|Probably one of the more interesting down-homeisms I learned from Dad during my rearing was “That’s about as useful as teats on a bull.” Well, I was reminded of said witticism just the other day when I happened to catch a snippet of Barnyard on Nickelodeon. Lo, there were useful teats on a bull. I say useful because they were on an udder, presumably producing milk. I also say on a bull, but if you had asked the artists or writers of Barnyard, you would have been told he was a “boy cow.” Apparently Barnyard features bulls as well; but calling an animal a “boy cow” is tantamount to calling it a “boy girl.”|
At best, this is confusing and misleading for children. I imagine most adults who care about such things will find it asinine. Besides the obvious complaint about how everyone is getting so citified he can’t tell the difference between a cow and a bull, and besides the standard excuse that “cows don’t walk on two feet and talk either,” I am afraid I have to ask the question everyone else is thinking, but is afraid to ask: is the creator of this movie trying to ambush us with a trans-sexual bovine?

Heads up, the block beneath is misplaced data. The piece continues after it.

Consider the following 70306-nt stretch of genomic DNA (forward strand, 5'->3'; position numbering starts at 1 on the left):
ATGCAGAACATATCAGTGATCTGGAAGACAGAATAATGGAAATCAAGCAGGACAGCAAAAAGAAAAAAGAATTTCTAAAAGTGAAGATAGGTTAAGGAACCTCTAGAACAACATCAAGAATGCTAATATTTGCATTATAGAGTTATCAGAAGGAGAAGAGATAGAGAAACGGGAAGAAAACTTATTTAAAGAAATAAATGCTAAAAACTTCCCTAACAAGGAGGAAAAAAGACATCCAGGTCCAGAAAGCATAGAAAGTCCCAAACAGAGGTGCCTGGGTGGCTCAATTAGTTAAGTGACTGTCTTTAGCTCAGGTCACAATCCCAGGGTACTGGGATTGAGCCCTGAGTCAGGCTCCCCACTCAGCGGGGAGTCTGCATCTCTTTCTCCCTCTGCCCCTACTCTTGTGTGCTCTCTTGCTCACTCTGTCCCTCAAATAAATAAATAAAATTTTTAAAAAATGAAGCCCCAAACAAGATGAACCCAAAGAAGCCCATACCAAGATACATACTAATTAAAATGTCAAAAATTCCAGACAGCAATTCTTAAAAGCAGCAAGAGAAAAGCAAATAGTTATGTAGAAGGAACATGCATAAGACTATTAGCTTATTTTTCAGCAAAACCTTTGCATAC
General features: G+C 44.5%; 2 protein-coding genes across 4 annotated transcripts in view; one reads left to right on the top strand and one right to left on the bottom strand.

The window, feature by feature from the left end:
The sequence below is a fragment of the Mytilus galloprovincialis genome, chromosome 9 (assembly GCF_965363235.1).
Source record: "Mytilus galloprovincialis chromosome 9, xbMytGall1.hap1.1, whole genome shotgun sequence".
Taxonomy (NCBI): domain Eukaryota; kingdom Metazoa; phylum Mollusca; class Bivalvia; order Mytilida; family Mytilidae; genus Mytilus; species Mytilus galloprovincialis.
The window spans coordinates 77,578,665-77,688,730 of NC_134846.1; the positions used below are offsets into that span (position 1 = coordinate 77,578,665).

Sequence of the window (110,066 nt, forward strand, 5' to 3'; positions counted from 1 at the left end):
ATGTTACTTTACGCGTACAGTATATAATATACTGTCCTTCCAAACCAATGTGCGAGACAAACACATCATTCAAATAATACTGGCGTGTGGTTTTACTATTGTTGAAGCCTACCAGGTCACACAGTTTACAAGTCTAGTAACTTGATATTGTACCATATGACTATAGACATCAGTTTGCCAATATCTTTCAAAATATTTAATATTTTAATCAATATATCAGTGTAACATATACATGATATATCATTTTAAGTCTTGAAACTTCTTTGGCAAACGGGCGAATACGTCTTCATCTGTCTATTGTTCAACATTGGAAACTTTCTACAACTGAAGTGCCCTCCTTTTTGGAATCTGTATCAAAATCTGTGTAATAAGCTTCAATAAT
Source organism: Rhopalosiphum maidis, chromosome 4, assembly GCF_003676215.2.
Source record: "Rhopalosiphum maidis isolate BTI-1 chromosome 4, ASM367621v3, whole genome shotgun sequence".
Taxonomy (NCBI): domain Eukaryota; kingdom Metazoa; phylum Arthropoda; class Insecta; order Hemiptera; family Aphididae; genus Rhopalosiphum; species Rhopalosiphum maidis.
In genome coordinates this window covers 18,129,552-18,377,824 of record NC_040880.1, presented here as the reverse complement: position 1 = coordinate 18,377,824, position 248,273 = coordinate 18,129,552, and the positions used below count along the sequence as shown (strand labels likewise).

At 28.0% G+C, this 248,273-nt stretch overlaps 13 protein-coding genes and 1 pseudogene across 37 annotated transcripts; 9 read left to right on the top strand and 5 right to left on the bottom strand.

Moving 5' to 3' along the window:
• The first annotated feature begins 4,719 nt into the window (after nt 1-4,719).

Two days after my encounter with Barnyard, I read a report from the drive-by media about a Dead Sea tablet casting doubt on the resurrection of Jesus. Among other things, the article tells us that a Professor Knohl says “that the text ‘could be the missing link between Judaism and Christianity in so far as it roots the Christian belief in the resurrection of the Messiah in Jewish tradition.'” Really? This is news? Again I have to ask the obvious question: don’t these people realize that Jesus’ death and resurrection were predicted thousands of years earlier in the Old Testament and everyone else already knows this?
The moral of the story follows: Discounting the comic spectacle, the drive-by media are about as useful as teats on a bull.